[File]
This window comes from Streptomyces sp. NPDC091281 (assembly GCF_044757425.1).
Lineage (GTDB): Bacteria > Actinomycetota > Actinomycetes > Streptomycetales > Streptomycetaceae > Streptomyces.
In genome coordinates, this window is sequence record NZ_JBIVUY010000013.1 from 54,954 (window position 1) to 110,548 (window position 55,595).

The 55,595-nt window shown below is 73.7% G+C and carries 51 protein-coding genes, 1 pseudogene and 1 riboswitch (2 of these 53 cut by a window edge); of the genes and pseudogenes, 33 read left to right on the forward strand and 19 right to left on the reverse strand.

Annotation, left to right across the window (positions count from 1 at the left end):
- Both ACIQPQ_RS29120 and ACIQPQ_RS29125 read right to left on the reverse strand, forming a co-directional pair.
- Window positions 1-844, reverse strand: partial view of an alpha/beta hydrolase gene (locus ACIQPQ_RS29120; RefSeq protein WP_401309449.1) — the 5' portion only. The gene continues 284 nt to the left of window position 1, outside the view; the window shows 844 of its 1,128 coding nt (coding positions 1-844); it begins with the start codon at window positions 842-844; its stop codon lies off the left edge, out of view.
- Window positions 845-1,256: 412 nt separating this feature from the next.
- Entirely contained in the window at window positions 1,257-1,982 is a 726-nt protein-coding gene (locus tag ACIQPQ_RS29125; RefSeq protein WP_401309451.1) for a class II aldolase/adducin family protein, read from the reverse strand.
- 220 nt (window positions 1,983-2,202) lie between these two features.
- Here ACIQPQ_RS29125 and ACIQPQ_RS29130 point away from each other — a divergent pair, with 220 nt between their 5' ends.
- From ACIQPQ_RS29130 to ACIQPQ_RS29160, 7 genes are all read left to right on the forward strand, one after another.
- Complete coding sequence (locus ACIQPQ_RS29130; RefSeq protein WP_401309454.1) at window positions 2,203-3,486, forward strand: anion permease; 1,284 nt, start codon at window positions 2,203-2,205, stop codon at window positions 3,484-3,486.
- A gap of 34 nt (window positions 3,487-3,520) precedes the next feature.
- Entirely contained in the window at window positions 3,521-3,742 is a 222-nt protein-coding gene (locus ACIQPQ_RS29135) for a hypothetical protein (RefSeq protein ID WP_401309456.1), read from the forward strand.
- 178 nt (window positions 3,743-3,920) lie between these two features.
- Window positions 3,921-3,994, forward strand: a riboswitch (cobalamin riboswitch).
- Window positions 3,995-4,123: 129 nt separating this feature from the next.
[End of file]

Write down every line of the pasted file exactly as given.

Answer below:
This window comes from Streptomyces sp. NPDC091281 (assembly GCF_044757425.1).
Lineage (GTDB): Bacteria > Actinomycetota > Actinomycetes > Streptomycetales > Streptomycetaceae > Streptomyces.
In genome coordinates, this window is sequence record NZ_JBIVUY010000013.1 from 54,954 (window position 1) to 110,548 (window position 55,595).

The 55,595-nt window shown below is 73.7% G+C and carries 51 protein-coding genes, 1 pseudogene and 1 riboswitch (2 of these 53 cut by a window edge); of the genes and pseudogenes, 33 read left to right on the forward strand and 19 right to left on the reverse strand.

Annotation, left to right across the window (positions count from 1 at the left end):
- Both ACIQPQ_RS29120 and ACIQPQ_RS29125 read right to left on the reverse strand, forming a co-directional pair.
- Window positions 1-844, reverse strand: partial view of an alpha/beta hydrolase gene (locus ACIQPQ_RS29120; RefSeq protein WP_401309449.1) — the 5' portion only. The gene continues 284 nt to the left of window position 1, outside the view; the window shows 844 of its 1,128 coding nt (coding positions 1-844); it begins with the start codon at window positions 842-844; its stop codon lies off the left edge, out of view.
- Window positions 845-1,256: 412 nt separating this feature from the next.
- Entirely contained in the window at window positions 1,257-1,982 is a 726-nt protein-coding gene (locus tag ACIQPQ_RS29125; RefSeq protein WP_401309451.1) for a class II aldolase/adducin family protein, read from the reverse strand.
- 220 nt (window positions 1,983-2,202) lie between these two features.
- Here ACIQPQ_RS29125 and ACIQPQ_RS29130 point away from each other — a divergent pair, with 220 nt between their 5' ends.
- From ACIQPQ_RS29130 to ACIQPQ_RS29160, 7 genes are all read left to right on the forward strand, one after another.
- Complete coding sequence (locus ACIQPQ_RS29130; RefSeq protein WP_401309454.1) at window positions 2,203-3,486, forward strand: anion permease; 1,284 nt, start codon at window positions 2,203-2,205, stop codon at window positions 3,484-3,486.
- A gap of 34 nt (window positions 3,487-3,520) precedes the next feature.
- Entirely contained in the window at window positions 3,521-3,742 is a 222-nt protein-coding gene (locus ACIQPQ_RS29135) for a hypothetical protein (RefSeq protein ID WP_401309456.1), read from the forward strand.
- 178 nt (window positions 3,743-3,920) lie between these two features.
- Window positions 3,921-3,994, forward strand: a riboswitch (cobalamin riboswitch).
- Window positions 3,995-4,123: 129 nt separating this feature from the next.